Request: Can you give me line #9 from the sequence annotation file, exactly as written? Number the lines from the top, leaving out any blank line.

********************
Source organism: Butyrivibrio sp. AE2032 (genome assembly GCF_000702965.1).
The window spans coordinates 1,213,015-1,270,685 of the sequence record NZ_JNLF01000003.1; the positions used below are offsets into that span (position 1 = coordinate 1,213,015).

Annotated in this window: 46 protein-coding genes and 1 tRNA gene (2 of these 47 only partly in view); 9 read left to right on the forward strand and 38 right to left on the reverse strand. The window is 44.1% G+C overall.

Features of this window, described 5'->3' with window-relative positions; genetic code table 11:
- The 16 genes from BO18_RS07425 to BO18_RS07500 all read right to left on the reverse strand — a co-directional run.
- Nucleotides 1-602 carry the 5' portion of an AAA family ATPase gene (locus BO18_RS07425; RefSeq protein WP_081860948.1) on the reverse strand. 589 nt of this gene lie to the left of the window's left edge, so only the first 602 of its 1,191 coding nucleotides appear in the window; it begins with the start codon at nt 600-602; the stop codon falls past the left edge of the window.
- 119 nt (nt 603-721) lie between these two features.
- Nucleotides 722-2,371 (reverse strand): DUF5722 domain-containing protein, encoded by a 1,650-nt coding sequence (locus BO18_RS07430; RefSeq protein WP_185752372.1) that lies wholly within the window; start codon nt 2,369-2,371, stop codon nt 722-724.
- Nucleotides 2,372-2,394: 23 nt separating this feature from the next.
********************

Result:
- Nucleotides 2,372-2,394: 23 nt separating this feature from the next.